T4.1 USB host - dual port?


Well-known member
In this thread https://forum.pjrc.com/threads/64122-Connecting-a-USB-active-HUB-to-the-Teensy-4-1 paul says yes, you can use a hub on the usb host....

Because I would like to hook up a midi controller and a QWERTY keyboard, I would like to use a dual connector like this in my next PCB.
usb 2 port a connector.jpg

How would I go about using this with the teensy 4.1?
Indeed, a hub on USB host is supported, and if powered allows more and high current devices.

Not sure what those USB parts shown are? Looks like they are just two USB device sockets wired with connections for each?
I might be wrong, but as far as I know the T4.1 does not have a built in USB HUB which is what you would need to use those connectors. As @defragster stated above you just need an external USB HUB connected to the T4.1 USB host port...
Like the others, I am pretty sure that is simply two connectors. that is there are 2 groups of 4 pins, which probably match the 4 pins of our one connector where then the 5th pin would connect up the shield...

If you wanted to use something like that you would probably need to add in a USB hub IC and supporting hardware that then hooked up.
I see a few DIY USB HUB web pages, that show making your own, like: https://circuitdigest.com/electronic-circuits/diy-hub-port-extender

Both Digikey and Mouser carry some different USB HUB controller chips, like: https://www.digikey.com/en/products/detail/texas-instruments/TUSB2036VFR/1910069

But I personally have never tried to build my own, so have no clue whare is the best way to go. Also some of the Datasheets imply that their chip may only work at: Low speed and Full speed, but
not High Speed.

So if you try to go this route, and you want High speed, you should check the datasheets.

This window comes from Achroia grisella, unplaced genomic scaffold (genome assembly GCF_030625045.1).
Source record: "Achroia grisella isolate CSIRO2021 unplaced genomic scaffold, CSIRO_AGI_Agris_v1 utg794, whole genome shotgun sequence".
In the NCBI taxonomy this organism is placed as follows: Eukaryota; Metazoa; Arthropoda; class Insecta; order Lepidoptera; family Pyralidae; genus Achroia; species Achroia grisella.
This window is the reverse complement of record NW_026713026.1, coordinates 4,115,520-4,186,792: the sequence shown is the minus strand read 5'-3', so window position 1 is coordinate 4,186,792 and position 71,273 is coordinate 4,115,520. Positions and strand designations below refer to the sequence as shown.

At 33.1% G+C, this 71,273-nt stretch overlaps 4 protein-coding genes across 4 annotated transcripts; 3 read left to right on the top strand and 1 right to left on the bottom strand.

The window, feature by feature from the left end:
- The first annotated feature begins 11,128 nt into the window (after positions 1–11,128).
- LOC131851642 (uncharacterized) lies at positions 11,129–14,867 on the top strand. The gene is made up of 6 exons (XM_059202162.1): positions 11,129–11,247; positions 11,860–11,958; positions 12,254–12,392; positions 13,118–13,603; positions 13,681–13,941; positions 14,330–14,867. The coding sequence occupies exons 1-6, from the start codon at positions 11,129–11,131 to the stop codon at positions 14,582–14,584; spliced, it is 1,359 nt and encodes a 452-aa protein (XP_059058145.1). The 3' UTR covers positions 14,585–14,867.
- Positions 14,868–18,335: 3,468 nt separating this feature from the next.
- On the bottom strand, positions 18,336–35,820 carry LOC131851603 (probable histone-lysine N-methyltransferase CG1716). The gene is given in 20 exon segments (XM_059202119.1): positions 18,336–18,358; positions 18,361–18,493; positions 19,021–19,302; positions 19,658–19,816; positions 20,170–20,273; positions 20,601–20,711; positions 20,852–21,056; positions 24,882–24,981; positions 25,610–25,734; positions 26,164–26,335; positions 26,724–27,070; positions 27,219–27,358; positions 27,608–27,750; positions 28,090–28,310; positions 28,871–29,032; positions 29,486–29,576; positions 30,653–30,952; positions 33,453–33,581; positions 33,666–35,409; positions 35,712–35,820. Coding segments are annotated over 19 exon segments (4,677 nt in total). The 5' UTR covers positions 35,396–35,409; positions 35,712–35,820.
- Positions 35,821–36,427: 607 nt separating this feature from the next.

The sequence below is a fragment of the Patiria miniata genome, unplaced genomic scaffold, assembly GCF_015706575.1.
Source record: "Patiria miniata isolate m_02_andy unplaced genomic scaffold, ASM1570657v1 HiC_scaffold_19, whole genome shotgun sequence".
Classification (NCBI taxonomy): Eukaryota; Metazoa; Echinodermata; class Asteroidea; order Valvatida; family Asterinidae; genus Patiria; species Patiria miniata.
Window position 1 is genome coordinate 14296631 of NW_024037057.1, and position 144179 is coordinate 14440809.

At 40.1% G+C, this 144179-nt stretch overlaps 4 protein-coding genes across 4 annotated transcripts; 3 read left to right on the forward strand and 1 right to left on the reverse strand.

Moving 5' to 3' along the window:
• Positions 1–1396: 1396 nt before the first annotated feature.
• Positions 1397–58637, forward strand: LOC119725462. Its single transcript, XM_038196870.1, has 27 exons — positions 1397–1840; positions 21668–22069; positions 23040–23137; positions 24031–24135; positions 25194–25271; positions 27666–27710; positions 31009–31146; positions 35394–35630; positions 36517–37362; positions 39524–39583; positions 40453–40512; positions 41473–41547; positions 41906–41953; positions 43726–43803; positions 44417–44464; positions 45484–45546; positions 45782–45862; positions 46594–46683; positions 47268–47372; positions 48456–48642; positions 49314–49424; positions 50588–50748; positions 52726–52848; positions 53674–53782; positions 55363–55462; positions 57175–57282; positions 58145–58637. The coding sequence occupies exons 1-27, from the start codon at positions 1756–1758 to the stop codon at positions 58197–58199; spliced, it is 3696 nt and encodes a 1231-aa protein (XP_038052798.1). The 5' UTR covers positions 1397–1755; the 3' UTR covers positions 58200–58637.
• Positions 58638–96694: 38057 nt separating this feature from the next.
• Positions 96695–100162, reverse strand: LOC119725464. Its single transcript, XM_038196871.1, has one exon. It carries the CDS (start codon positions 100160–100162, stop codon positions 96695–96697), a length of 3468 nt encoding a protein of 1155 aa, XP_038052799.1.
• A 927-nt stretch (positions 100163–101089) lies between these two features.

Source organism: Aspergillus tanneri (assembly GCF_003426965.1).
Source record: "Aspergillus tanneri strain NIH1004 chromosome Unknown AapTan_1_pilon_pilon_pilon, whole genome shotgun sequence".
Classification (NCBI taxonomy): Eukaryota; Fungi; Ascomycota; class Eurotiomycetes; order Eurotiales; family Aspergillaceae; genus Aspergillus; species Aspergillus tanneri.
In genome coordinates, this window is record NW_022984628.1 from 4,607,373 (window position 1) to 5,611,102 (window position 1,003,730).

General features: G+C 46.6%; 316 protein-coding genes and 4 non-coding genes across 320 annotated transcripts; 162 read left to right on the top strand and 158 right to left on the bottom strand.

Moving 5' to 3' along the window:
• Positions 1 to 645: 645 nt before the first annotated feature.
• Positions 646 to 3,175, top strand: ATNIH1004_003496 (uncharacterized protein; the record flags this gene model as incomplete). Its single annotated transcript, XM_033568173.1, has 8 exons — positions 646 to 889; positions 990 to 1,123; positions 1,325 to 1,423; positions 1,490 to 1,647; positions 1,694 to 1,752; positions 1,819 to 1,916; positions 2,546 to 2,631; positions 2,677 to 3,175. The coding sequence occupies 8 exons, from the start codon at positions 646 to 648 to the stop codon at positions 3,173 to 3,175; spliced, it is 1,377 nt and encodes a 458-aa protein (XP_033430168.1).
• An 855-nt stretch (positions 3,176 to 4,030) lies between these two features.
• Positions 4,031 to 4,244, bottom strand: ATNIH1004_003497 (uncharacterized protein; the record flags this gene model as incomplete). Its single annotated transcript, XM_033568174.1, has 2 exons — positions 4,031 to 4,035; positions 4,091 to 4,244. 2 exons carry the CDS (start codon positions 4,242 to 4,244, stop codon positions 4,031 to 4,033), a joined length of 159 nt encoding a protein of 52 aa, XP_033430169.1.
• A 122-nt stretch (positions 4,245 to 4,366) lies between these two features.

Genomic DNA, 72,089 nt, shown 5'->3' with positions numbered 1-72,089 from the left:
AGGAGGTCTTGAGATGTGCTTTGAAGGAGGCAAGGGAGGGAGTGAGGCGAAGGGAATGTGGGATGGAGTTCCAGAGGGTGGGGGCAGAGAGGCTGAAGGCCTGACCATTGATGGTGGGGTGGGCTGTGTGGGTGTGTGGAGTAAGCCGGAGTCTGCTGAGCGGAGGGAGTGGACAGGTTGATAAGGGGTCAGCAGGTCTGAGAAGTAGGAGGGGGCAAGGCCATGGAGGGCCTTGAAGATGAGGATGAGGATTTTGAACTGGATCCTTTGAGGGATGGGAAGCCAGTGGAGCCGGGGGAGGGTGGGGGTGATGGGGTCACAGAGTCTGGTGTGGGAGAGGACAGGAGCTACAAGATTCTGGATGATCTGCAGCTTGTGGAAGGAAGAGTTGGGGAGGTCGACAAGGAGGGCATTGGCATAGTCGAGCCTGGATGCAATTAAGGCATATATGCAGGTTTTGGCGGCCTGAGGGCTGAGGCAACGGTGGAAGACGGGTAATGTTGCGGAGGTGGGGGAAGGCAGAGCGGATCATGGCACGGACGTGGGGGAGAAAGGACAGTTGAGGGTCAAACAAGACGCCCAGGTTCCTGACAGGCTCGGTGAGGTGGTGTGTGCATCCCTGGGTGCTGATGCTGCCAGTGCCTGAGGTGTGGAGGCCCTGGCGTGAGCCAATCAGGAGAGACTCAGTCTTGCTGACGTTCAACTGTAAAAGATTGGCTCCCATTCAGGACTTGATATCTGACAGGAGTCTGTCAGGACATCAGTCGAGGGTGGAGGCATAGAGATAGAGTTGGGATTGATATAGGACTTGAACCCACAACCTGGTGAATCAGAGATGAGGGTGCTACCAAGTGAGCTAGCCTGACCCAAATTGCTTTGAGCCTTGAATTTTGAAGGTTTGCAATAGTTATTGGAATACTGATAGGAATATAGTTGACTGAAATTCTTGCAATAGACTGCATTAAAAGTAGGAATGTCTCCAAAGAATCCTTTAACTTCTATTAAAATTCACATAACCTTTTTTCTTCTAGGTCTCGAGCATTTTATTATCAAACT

In today's market you're probably not going to find many of the older pre-USB3 hub chips from major semiconductor companies like Texas Instruments. Even though the parts are still shown on their websites as if they were normal actively produced parts, the reality of the recent semiconductor shortages is all those parts are effectively gone.

Your 2 realistic options to making your own USB hub are to use a USB3 chip and just leave the superspeed wires unused, or to get a USB2-only chip from a less-well-known Chinese company. Terminus Tech is probably the most readily available. Here's a few links.



I would definitely go more by what Paul says here, but earlier I did query on Digikey and Mouser and found what looked like sevaral available.
In the last search I restricted my search to TQFP type as the other types I personally have hard time soldering by hand. Actually, these might not be easy either.
https://www.mouser.com/c/semiconduc...nterface-ics/usb-interface-ic|~Package / Case

The one of these I (who knows less than zero) would try is: https://www.mouser.com/ProductDetai...s/CY7C65634-48AXC?qs=3YAjQa1E1OldLXpkvyEuug==
Mainly because it has fewer pins (easier for me to solder) and because Mouser syas they have > 15K of them available.

But that would also depend on things like what other parts they need...

And side note my first posting, there was a site where they made their own HUB, where they preferred the chip: GL850G Genesys Logic’s

But, use my lack of knowledge at your own risk ;)